Blood vessels are the transport channels for human blood
Once the blood vessel is blocked
cause various discomforts
How to prevent blood vessel blockage?
How do keep blood vessels healthy?
Let’s answer them one by one
Thrombosis loves to find these types of people
Thrombosis is a small piece of blood formed on the surface of the inner surface of the cardiovascular system at the peeling off or repairing of the place. It is clinically divided into venous thrombus and arterial thrombus. Once the thrombus falls off, it will flow to various parts of the body with the blood, causing blockages, and resulting in no blood supply to the related organs.
For example, blockage in the brain can lead to cerebral infarction, blockage in the cardiovascular system can induce myocardial infarction, and accumulation in the lungs is pulmonary embolism.
The following categories of people are susceptible to thrombosis “preferred”:
- People with a genetic predisposition
Such people encounter other predisposing factors, such as increasing age, lower extremity sprain, long-term bed rest, pregnancy and childbirth, etc., which may lead to thrombosis.
- High blood pressure
Long-term elevated blood pressure can harden blood vessels, increase blood viscosity, and promote thrombosis. Long-term elevation or fluctuation of blood pressure can easily damage the vascular intima, cause atherosclerosis, and form a thrombus.
Long-term high blood sugar can easily lead to arteriosclerosis and thickening of the arterial intima. Coupled with a hyperglycemic state, the fibrinolysis and coagulation systems may become unbalanced, resulting in increased blood viscosity, leading to thrombosis.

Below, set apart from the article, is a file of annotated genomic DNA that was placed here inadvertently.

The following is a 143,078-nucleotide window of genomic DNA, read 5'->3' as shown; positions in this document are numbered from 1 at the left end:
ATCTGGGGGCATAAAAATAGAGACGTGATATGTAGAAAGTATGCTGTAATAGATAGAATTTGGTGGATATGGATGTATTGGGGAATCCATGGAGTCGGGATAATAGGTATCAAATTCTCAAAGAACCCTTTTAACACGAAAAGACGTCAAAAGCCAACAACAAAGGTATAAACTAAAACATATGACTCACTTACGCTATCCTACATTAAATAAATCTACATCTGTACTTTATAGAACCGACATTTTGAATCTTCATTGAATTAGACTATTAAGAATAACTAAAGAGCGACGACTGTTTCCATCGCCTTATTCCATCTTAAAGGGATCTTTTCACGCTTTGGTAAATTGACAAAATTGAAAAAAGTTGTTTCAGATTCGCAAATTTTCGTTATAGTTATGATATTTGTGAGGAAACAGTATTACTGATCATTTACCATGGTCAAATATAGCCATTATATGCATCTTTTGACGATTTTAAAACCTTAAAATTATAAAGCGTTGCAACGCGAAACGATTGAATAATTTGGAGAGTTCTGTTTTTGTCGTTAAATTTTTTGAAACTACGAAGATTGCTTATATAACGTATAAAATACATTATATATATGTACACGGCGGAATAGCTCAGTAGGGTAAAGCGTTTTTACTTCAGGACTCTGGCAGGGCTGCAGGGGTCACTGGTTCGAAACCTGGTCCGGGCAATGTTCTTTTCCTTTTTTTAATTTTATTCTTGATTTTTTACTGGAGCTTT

Nicotine, a harmful ingredient in tobacco, can damage the intima of blood vessels, causing lipids and inflammatory cells to accumulate in the blood vessels, thereby forming a mural thrombus. Nicotine stimulates vasoconstriction, making blood clots worse.
- People who sit or stand for long periods of time
When sitting for a long time, the muscle contractions of the legs decrease and the blood flow of the lower extremities slows down. Inactivity for 3 hours in a row will increase the risk of venous thrombosis; standing for a long time will make the calf muscles too tense, which will affect the blood flow and promote the formation of thrombosis.
- Those with a history of thrombosis
Patients with a history of blood clots are more likely to get another blood clot.
Several symptoms suggest blood vessels may be blocked
Early detection of the signs of vascular blockage and timely implementation of necessary measures is crucial to saving lives.
- Sudden chest tightness–Watch out for pulmonary embolism
If you suddenly feel chest tightness and tightness when you stand up after sitting or lying in bed for a long time, you should be alert to the possibility of pulmonary embolism caused by venous thrombosis in the lower extremities and blocking the pulmonary artery.
Pulmonary embolism is very dangerous and can lead to sudden death in severe cases. Therefore, if the above symptoms appear, you should seek medical attention as soon as possible.
- Chest pain–Suspected coronary heart disease, myocardial infarction